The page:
3. GERMANY IS GETTING MORE ISOLATED ON ECB BACKSTOP   More countries, including France, are openly asking for an ECB backstop.

French Finance Minister Francois Baroin risked renewing a clash with Germany over using the European Central Bank as a backstop, saying that ECB support for Europe’s recue fund is the best way to counter the debt crisis.

“The only remaining show in town is the ECB,” Willem Buiter, Citigroup Chief Economist, said yesterday on Bloomberg Television’s “Surveillance Midday” with Tom Keene. “They may have to hold their noses, but they will have to do it,” he said. “The notion that they can’t do this because of their price mandate is nonsense.” (France Clashes With Germany Over ECB’s Rescue Role)

French Budget Minister Valérie Pécresse added the same day:

“The ECB’s institutional role is the stability of the euro, but also the financial stability of the euro zone,” Pecresse said. “We trust the ECB to take all appropriate measures to maintain financial stability in the euro zone. It did so in 2008 when the situation demanded it, we have all confidence that the ECB will take all necessary measures today.”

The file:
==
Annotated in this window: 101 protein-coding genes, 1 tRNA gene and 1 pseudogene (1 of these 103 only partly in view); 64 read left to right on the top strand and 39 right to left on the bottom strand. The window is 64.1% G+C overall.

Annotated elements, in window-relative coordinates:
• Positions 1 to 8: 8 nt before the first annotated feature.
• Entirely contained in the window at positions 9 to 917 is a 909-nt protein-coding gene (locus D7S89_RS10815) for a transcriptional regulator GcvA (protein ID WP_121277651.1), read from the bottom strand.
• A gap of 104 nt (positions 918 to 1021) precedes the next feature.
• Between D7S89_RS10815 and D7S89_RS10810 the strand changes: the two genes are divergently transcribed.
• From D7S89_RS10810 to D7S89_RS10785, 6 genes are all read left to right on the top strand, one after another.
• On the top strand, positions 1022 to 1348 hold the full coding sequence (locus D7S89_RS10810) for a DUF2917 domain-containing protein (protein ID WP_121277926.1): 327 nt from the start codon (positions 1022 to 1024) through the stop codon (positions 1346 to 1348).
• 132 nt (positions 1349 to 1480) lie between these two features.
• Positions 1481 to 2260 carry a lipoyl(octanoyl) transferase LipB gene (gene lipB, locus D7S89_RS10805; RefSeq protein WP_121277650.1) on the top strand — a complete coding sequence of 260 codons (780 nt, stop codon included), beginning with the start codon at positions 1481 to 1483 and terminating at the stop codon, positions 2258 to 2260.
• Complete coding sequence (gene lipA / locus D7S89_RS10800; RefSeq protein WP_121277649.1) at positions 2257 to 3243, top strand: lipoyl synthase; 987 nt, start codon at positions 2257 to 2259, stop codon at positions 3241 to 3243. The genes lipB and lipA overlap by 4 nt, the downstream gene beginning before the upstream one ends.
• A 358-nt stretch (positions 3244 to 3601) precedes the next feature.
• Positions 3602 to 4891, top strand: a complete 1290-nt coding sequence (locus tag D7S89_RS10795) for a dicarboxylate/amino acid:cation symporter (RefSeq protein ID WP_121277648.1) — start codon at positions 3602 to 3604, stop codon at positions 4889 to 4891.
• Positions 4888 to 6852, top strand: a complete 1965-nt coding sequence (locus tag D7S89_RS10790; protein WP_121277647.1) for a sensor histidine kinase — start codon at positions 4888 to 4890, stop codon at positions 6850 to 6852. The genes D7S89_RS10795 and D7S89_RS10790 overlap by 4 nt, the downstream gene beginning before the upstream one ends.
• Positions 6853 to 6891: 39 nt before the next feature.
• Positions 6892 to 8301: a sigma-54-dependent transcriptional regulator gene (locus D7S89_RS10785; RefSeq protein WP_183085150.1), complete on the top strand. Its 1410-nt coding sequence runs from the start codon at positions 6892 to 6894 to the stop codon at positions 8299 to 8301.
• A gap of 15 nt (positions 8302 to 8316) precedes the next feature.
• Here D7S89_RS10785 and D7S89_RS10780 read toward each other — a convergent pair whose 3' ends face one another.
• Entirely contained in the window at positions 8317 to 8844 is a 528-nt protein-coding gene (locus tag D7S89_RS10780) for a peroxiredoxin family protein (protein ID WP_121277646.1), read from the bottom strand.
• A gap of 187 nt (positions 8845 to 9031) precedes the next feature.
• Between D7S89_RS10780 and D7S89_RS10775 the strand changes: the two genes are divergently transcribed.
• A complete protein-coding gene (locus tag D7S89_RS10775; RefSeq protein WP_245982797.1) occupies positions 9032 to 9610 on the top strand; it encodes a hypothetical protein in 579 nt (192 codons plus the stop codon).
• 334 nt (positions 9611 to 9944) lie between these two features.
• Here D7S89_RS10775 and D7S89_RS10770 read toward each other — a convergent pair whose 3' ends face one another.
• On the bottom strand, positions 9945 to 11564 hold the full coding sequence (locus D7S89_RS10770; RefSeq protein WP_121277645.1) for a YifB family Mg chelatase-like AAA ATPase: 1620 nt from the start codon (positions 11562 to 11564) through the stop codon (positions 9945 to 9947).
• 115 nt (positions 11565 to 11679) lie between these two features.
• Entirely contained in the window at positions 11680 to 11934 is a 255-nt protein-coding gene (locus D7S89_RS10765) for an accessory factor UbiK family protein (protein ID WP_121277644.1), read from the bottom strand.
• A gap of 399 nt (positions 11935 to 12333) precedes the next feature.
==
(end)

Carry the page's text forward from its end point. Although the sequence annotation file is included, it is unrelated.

Ambrose Evans-Pritchard, the UK Telegraph International business editor confirms: (my emphasis)

On Wednesday, France began to deploy its political leverage in earnest, leading an open revolt against Germany over the fire-fighting role of the European Central Bank.(…)

In what is clearly a co-ordinated move by top EU players, European Commission chief Jose Manuel Barroso said Europe is “facing a truly systemic crisis” that requires a condign response from all players in the unfolding drama. “Should the central bank be responsible for financial stability as well as price stability? My reply is yes, definitely.”

IS ANGELA MERKEL OPENING THE DOOR?  So far, Germans have claimed that the ECB has absolutely no legal ground to act as a backstop. Wednesday, Merkel indirectly asked for other interpretations of the legalities.

According to our interpretation of the treaties, the ECB does not have the means to resolve these problems.”


EU law is complex. While Article 123 of the Lisbon Treaty enshrines price stability as the bank’s chief task, the ECB also has a duty under Article 3 to promote “economic cohesion” and the general objectives of the Union.